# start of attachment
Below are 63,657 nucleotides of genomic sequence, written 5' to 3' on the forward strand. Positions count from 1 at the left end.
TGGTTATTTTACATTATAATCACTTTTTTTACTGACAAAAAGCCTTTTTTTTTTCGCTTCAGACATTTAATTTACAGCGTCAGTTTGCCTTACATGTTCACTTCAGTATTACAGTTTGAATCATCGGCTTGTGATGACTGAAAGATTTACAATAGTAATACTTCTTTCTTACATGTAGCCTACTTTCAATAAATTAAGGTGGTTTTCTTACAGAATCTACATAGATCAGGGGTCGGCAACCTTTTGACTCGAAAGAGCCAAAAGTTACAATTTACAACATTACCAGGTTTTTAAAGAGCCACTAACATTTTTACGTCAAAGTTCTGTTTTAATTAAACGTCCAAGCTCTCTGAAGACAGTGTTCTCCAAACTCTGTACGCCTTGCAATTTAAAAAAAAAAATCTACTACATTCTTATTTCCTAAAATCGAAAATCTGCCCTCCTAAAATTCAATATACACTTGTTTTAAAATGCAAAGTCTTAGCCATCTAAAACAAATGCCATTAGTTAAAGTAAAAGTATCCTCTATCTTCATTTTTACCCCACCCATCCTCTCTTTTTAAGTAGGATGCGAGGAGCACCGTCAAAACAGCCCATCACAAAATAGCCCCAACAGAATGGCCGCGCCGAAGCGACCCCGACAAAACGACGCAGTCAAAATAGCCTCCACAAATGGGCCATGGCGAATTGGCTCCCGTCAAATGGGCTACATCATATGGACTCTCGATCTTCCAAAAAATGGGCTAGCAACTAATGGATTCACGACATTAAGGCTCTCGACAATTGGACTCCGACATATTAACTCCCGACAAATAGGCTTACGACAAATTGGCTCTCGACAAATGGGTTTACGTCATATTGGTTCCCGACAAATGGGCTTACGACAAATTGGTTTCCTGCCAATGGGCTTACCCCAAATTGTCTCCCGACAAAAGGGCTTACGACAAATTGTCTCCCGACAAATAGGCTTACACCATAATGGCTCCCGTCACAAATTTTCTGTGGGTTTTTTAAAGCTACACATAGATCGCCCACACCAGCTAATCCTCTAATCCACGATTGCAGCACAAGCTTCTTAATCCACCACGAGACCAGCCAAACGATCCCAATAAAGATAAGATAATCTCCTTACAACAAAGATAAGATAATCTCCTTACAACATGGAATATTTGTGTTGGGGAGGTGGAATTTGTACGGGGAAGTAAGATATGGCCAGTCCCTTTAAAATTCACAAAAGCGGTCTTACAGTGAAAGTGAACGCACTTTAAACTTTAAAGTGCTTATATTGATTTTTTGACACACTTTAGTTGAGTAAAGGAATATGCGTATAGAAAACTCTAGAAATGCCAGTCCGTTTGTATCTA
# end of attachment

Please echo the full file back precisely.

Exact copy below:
Below are 63,657 nucleotides of genomic sequence, written 5' to 3' on the forward strand. Positions count from 1 at the left end.
TGGTTATTTTACATTATAATCACTTTTTTTACTGACAAAAAGCCTTTTTTTTTTCGCTTCAGACATTTAATTTACAGCGTCAGTTTGCCTTACATGTTCACTTCAGTATTACAGTTTGAATCATCGGCTTGTGATGACTGAAAGATTTACAATAGTAATACTTCTTTCTTACATGTAGCCTACTTTCAATAAATTAAGGTGGTTTTCTTACAGAATCTACATAGATCAGGGGTCGGCAACCTTTTGACTCGAAAGAGCCAAAAGTTACAATTTACAACATTACCAGGTTTTTAAAGAGCCACTAACATTTTTACGTCAAAGTTCTGTTTTAATTAAACGTCCAAGCTCTCTGAAGACAGTGTTCTCCAAACTCTGTACGCCTTGCAATTTAAAAAAAAAAATCTACTACATTCTTATTTCCTAAAATCGAAAATCTGCCCTCCTAAAATTCAATATACACTTGTTTTAAAATGCAAAGTCTTAGCCATCTAAAACAAATGCCATTAGTTAAAGTAAAAGTATCCTCTATCTTCATTTTTACCCCACCCATCCTCTCTTTTTAAGTAGGATGCGAGGAGCACCGTCAAAACAGCCCATCACAAAATAGCCCCAACAGAATGGCCGCGCCGAAGCGACCCCGACAAAACGACGCAGTCAAAATAGCCTCCACAAATGGGCCATGGCGAATTGGCTCCCGTCAAATGGGCTACATCATATGGACTCTCGATCTTCCAAAAAATGGGCTAGCAACTAATGGATTCACGACATTAAGGCTCTCGACAATTGGACTCCGACATATTAACTCCCGACAAATAGGCTTACGACAAATTGGCTCTCGACAAATGGGTTTACGTCATATTGGTTCCCGACAAATGGGCTTACGACAAATTGGTTTCCTGCCAATGGGCTTACCCCAAATTGTCTCCCGACAAAAGGGCTTACGACAAATTGTCTCCCGACAAATAGGCTTACACCATAATGGCTCCCGTCACAAATTTTCTGTGGGTTTTTTAAAGCTACACATAGATCGCCCACACCAGCTAATCCTCTAATCCACGATTGCAGCACAAGCTTCTTAATCCACCACGAGACCAGCCAAACGATCCCAATAAAGATAAGATAATCTCCTTACAACAAAGATAAGATAATCTCCTTACAACATGGAATATTTGTGTTGGGGAGGTGGAATTTGTACGGGGAAGTAAGATATGGCCAGTCCCTTTAAAATTCACAAAAGCGGTCTTACAGTGAAAGTGAACGCACTTTAAACTTTAAAGTGCTTATATTGATTTTTTGACACACTTTAGTTGAGTAAAGGAATATGCGTATAGAAAACTCTAGAAATGCCAGTCCGTTTGTATCTA